The success and continued growth of the Irish construction industry empowered construction professionals, particularly those savvy enough to pick and choose from a plethora of employment opportunities.
On the other hand, employers are feeling the pinch of a talent shortage, requiring them to be more creative and agile when it comes to both employee attraction and retention, says Stephen Hoban, Associate Director of our Construction, Property & Engineering team at Azon Recruitment.
An area that exemplifies the future of the industry talent-wise is health, safety, and environmental management. There are rapidly evolving roles in this field that will only rise in demand in the years ahead. For instance, the Government’s Climate Action Plan targets the retrofitting of 500,000 homes. This programme will require experienced environmental and fire safety professionals, as well as health and safety managers, to guide these works through to completion. Another growing trend to look for in 2020 is how mental health and wellness is being wrapped into the H&S function, requiring further qualifications or even evolving into an entirely new role.
Smaller salary rises
Looking at the industry from a more general viewpoint, salaries continue to rise, but at a slower pace. On average, we saw a rise of about 4.5% in 2019 compared to 5% in 2018. There has been a move to focus more on improving overall packages as a way of differentiating and attracting talent. Standard items like car allowances, pensions and health benefits are being enhanced, along with relocation cost coverage, bonuses and other items.
Rapid career progression
Rapid career progression is another tactic employed to aid in employee attraction. I have seen new, senior hires being offered benefits such as potential profit sharing, and even a position on the company board if they meet immediate project targets. Not only is this a powerful recruiting tool, but it also acts as a performance incentive. It remains to be seen if organisations can sustain this level of “sweetener” during 2020.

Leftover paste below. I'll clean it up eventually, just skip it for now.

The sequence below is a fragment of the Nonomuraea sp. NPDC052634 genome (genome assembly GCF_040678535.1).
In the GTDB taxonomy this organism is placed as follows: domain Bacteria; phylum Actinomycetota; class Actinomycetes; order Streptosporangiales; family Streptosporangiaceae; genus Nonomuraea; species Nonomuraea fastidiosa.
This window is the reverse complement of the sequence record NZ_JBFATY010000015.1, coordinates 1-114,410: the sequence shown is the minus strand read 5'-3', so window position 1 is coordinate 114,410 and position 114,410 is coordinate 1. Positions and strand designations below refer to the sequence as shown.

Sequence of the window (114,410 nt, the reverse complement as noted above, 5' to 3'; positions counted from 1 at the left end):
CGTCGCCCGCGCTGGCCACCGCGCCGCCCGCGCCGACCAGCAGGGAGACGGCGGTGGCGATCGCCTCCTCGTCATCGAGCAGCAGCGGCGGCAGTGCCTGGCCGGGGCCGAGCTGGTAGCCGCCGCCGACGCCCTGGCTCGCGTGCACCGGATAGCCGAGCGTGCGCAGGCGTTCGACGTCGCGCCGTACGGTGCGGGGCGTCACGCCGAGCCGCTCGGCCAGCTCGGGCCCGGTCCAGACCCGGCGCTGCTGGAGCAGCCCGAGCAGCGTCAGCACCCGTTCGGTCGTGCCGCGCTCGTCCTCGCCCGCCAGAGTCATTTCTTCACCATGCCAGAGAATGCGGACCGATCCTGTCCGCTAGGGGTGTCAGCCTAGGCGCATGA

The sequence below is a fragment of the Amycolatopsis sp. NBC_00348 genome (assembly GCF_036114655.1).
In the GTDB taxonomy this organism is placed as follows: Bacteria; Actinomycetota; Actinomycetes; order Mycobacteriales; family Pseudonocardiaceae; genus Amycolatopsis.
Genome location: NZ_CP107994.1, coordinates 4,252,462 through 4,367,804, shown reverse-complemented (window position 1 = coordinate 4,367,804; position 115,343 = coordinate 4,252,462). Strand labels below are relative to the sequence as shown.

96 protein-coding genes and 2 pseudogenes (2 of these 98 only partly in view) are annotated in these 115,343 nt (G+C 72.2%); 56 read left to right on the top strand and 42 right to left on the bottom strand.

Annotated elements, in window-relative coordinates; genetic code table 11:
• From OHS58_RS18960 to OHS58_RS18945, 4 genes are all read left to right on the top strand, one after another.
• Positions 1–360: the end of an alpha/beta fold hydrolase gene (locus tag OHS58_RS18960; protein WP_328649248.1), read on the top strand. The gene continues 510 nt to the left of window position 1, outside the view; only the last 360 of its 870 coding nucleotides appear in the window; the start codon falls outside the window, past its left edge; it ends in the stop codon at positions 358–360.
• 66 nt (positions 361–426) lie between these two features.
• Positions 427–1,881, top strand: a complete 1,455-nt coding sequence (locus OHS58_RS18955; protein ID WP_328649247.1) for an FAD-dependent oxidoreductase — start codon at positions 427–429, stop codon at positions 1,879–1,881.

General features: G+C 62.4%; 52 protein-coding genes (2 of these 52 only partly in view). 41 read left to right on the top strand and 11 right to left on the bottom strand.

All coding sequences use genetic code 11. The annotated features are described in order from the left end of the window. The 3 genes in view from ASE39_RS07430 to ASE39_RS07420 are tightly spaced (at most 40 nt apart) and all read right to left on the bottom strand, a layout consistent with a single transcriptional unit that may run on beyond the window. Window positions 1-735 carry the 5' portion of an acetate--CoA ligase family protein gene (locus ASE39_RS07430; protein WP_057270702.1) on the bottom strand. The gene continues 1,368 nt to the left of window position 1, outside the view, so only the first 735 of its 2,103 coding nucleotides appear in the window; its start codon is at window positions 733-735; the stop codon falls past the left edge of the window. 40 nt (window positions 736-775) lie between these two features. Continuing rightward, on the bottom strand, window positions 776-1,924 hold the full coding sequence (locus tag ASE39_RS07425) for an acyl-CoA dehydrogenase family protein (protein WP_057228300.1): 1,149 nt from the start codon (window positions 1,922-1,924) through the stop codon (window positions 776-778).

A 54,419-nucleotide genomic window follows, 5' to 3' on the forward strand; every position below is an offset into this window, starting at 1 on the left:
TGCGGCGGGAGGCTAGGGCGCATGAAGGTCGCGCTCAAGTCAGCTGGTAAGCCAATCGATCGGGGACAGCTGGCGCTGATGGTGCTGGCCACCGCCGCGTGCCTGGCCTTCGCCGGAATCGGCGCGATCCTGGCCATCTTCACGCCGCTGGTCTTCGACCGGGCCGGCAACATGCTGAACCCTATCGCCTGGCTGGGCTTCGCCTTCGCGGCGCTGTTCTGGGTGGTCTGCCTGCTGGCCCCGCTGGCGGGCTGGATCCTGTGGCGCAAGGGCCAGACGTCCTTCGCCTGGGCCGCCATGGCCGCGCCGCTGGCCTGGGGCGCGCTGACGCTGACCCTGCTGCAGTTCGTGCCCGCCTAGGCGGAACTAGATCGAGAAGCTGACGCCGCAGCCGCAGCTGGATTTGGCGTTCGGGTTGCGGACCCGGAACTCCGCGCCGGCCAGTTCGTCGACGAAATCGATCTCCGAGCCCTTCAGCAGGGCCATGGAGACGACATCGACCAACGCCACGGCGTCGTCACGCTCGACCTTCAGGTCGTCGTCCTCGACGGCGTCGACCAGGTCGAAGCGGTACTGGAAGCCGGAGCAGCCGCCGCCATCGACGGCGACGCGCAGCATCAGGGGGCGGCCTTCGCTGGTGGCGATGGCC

Skills shortage challenge
The skills shortage remains consistent, with heavy competition for quantity surveyors, engineers, project managers and trades. While we have many large, flagship developments underway, smaller- scale development is consistent throughout the country, which again gives candidates greater choice in how and where they want to work.
This has been driven by the housing crisis, with demand for new builds nationwide and thus requiring talent nationwide. The ‘Catch 22’ problem that construction firms run into is the need to bring in new talent to build houses, but then they do not have existing housing stock for new hires. We have especially found difficulty when trying to relocate expats and international talent when they have seen the shortage of housing options and inflated rents and purchase prices. Hopefully, this will be a self-correcting problem over the next few years.
Tackling skills shortages
So, how are companies addressing skills shortages? The short term solution has been the relocation of professionals from abroad, either expats who left after the 2008 crash or those who might be interested in moving to Ireland for the first time. Thanks to an update to the Critical Skills List, securing visas has become easier. Employers should keep an eye on opportunities in this space. The other part of the solution is, of course, homegrown talent, through improved apprenticeship and graduate programmes. The CIF’s pre-budget 2020 submission highlighted several different opportunities in this area.
With long-term projects like ‘Building Ireland 2040’ and the Climate Action Plan, the industry will be a sustainable career for anyone looking to get involved, whether it’s increasing capacity, raising awareness, adding incentives,
or building a lasting pipeline of young professionals that will define the future of the industry.
Our salary guide
As part of the ‘Azon Ireland Salary Guide 2020’, we spoke to Tom Parlon, Director General, CIF, and he said, “The changing face of construction is generating new job types, particularly in technologically driven roles. As a result, the industry is now competing in talent pools that other industries have traditionally dominated”
“In addition, we are now facing a gender equality crisis, that we must address to put our industry on a sustainable footing. The next generation of young employees are increasingly demanding diverse workplaces, where their work has a purpose and that features genuine collaboration. The evolving construction industry is well-placed to provide young people with rewarding, well paid and challenging careers that can see them work globally.”